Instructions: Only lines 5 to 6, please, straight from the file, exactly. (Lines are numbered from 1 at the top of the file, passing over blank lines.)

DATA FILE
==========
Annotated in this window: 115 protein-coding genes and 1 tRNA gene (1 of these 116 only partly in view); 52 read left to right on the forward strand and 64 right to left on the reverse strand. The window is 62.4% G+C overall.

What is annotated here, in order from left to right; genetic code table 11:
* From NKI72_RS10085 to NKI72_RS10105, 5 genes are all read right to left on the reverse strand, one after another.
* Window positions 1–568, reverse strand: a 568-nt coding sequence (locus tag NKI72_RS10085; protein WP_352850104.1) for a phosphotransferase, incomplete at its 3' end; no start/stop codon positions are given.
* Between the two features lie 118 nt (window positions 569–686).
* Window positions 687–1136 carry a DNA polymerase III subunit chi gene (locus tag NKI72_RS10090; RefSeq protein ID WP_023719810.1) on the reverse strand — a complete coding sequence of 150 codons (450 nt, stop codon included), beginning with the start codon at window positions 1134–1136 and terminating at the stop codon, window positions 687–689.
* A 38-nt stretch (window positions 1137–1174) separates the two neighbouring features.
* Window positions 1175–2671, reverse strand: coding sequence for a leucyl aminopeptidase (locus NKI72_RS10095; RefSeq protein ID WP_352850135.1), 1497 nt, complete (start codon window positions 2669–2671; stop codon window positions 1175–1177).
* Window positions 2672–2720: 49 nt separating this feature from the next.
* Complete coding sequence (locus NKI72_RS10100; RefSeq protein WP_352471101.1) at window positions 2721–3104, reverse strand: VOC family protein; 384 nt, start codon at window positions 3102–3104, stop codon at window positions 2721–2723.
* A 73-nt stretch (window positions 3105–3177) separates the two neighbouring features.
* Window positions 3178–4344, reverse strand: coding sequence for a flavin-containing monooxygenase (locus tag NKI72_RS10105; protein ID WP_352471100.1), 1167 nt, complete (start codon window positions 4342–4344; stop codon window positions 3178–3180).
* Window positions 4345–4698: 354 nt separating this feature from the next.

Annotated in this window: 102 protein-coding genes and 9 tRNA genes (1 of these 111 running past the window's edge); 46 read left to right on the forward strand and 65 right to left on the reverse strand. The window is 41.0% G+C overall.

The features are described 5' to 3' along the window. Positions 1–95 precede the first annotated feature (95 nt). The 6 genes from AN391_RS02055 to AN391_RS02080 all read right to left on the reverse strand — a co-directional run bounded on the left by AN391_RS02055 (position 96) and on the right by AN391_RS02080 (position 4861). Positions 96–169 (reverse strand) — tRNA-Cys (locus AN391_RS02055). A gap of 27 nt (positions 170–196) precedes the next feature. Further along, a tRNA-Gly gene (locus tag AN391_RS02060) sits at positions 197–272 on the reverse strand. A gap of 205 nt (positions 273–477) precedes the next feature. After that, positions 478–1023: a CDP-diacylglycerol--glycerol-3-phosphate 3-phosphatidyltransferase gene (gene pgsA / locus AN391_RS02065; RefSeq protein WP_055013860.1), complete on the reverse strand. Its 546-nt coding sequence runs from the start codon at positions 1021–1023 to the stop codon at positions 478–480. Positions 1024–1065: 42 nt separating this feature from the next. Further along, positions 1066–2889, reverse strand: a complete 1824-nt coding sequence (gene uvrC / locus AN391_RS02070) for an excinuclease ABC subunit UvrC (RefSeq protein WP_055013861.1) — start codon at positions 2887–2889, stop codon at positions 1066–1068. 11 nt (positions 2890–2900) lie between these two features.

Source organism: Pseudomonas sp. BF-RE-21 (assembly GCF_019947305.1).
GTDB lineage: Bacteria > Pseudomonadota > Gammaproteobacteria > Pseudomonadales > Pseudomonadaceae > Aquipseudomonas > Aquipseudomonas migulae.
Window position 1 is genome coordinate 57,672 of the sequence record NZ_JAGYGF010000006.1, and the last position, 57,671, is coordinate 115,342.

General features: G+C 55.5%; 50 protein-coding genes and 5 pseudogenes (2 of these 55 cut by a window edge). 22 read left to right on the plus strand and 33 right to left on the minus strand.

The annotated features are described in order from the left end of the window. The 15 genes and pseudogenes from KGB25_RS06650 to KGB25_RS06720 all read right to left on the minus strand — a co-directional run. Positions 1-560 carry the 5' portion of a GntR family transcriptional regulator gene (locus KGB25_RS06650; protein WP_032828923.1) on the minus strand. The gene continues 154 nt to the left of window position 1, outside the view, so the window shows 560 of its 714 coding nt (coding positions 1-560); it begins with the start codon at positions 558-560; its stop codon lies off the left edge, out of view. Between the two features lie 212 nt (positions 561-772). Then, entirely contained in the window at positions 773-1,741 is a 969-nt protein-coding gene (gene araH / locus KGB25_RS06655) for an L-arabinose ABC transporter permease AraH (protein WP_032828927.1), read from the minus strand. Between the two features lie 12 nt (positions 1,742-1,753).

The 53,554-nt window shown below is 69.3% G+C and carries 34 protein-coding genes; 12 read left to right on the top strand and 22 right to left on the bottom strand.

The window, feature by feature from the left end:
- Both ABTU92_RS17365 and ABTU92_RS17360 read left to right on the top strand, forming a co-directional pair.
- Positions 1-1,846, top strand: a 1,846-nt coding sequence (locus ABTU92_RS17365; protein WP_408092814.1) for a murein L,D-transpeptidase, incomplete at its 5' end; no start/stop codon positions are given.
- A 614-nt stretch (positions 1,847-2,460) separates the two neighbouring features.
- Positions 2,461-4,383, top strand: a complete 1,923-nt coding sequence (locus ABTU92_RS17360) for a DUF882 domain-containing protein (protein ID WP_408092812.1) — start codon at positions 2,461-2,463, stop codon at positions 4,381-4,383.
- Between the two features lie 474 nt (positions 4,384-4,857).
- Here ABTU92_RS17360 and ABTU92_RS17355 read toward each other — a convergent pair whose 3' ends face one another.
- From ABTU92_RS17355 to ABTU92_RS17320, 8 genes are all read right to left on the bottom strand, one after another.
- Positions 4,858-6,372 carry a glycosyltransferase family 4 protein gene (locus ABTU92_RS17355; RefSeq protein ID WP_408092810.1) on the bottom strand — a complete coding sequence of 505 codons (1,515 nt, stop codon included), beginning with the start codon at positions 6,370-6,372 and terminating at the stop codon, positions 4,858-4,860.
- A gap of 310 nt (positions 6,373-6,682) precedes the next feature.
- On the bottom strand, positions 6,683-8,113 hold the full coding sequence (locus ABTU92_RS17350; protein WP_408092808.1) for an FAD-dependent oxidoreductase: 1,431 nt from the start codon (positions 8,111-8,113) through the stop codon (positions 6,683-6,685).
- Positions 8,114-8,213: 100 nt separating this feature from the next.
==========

* Between the two features lie 118 nt (window positions 569–686).
* Window positions 687–1136 carry a DNA polymerase III subunit chi gene (locus tag NKI72_RS10090; RefSeq protein ID WP_023719810.1) on the reverse strand — a complete coding sequence of 150 codons (450 nt, stop codon included), beginning with the start codon at window positions 1134–1136 and terminating at the stop codon, window positions 687–689.